The Greatest ’80s Action Movies, According To Ranker

Table of Contents Commando (1985)Star Wars Episode V: The Empire Strikes Back (1980)First Blood (1982)Indiana…

The Greatest ’80s Action Movies, According To Ranker

The 1980s were a unique time in cinematic history, where anything went and nothing was too over the top. ’80s action movies most exemplified this style of hyperbolic filmmaking and were surprisingly diverse in genre and tone, from sci-fi horror to buddy-cop comedy and everything in between.

RELATED: The 10 Best Action Movie Villains Of The 1980s

Now the vast community of experts on Ranker is at it again, and this time, thousands have chimed in to vote on the “Best ’80s Action Movies”.

Commando (1985)


John Matrix wielding a rocket launcher in Commando

Staring 80s action superstar, Arnold Schwarzenegger, Commando is arguably the most “Schwarzenegger-esque” of all his movies. The film follows a Special Forces Commando who comes out of retirement to rescue his daughter, who was abducted by a rogue mercenary outfit.

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Pulling out all the stops in terms of ’80s action movie tropes, from neck-snapping, to rocket launchers, South America jungles, and plenty of sarcastic one-liners, Commando was a huge box-office success, despite being rated R, and even spawned a line of action figure toys.

Star Wars Episode V: The Empire Strikes Back (1980)


Star Wars The Empire Strikes Back

While Star Wars does not immediately come to mind when thinking of ’80s action movies, Star Wars Episode V: The Empire Strikes Back definitely fits the bill, with all its iconic one-liners, explosive action, and blockbuster set-piece battles.

A rare example of a sequel surpassing its predecessor, The Empire Strikes Back became the highest-grossing film of 1980 and was a trailblazer in terms of special effects and set design. It is arguably considered the first true “Blockbuster” film, in terms of the hype around its release and immense pop culture impact.


First Blood (1982)


Best Action Movies First Blood

The movie that first launched the character of Rambo into the popular imagination, First Blood stars and was co-written by Sylvester Stallone. Stallone, who was still riding high from the successes of the Rocky series, wanted to explore a darker and grittier character and found one in Rambo from the eponymous 1972 novel.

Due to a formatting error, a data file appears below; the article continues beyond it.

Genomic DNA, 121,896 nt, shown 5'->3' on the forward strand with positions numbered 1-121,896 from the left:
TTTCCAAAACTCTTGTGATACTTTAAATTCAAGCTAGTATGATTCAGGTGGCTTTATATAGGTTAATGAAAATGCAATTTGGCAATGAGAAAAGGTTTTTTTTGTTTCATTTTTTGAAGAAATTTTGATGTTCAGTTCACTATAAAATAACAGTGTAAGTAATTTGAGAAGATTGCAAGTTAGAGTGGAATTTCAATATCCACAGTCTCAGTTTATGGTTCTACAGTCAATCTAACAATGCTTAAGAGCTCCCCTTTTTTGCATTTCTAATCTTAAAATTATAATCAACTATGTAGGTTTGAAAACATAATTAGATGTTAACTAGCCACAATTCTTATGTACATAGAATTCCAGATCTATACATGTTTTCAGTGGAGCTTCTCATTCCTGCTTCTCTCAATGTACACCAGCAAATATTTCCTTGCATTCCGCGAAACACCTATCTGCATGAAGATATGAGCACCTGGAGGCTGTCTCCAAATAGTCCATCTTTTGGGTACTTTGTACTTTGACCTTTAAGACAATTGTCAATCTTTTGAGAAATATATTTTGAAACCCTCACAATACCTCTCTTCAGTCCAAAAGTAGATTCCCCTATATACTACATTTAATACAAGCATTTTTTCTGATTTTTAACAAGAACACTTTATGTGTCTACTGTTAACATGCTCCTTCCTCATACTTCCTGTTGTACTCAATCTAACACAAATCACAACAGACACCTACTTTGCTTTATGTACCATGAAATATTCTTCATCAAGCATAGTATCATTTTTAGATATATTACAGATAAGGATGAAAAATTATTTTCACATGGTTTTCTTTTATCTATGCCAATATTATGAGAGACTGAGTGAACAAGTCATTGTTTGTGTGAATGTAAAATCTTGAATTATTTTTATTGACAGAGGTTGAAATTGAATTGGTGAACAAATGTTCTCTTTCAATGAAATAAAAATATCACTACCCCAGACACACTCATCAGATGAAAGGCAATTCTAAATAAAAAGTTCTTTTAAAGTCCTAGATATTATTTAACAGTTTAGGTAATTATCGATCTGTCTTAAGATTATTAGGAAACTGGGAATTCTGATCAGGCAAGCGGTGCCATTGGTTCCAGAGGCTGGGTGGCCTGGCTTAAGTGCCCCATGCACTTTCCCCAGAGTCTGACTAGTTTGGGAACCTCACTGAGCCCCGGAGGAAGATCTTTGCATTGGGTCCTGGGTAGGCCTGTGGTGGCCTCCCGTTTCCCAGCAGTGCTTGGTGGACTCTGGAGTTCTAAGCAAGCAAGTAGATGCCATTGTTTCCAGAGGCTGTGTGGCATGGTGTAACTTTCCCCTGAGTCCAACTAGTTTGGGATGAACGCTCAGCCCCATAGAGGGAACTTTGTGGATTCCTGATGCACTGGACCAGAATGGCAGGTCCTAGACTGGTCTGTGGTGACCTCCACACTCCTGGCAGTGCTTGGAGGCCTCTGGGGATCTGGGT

The film itself follows outcast drifter, John Rambo, a former Special Forces soldier and troubled Vietnam war veteran, who comes to blows with a despotic small-town police chief. The conflict is escalated when Rambo uses his training to deadly effect, prompting a massive manhunt. The film was an instant success with both critics and audiences, First Blood spawned an incredibly popular franchise centered around the character of Rambo, for decades to come.


Indiana Jones and the Last Crusade (1989)


Indiana Jones and his dad tied up in The Last Crusade.

The third installment of the Indiana Jones franchise, Indiana Jones and the Last Crusade is noticeably less dark and graphic in terms of tone, compared to the previous two films. Directed and co-written by Hollywood’s power duo Steven Spielberg and George Lucas, The Last Crusade follows daring archeologist, Indiana Jones, as he teams up with his father, to hunt for the long-lost Holy Grail.

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Indiana Jones and the Last Crusade was a smash hit at the box office and a critical success too, with praise leveled at Harrison Ford and Sean Connery, who portrayed Indy and Dr. Jones Sr., respectively. According to NBC News, the movie also put several historical locations on the map, including the ancient ruins of Petra, which has become a popular tourist destination with more than a million annual visitors.


Lethal Weapon (1987)


The quintessential buddy cop action film, Lethal Weapon stars Mel Gibson and Danny Glover as two “lone-wolf” cops forced to work with each other. In this classic setup often emulated by later films, this mismatched duo team up to hunt down a gang of ruthless drug smugglers.

Upon its release, The Washington Post described Lethal Weapon as “a vivid, visceral reminder of just how exciting an action film can be” with famed film critic Roger Ebert giving the movie 4 out of 4 stars. Lethal Weapon went on to spawn an incredibly successful franchise, with Lethal Weapon 5 in the works with Mel Gibson slated to direct.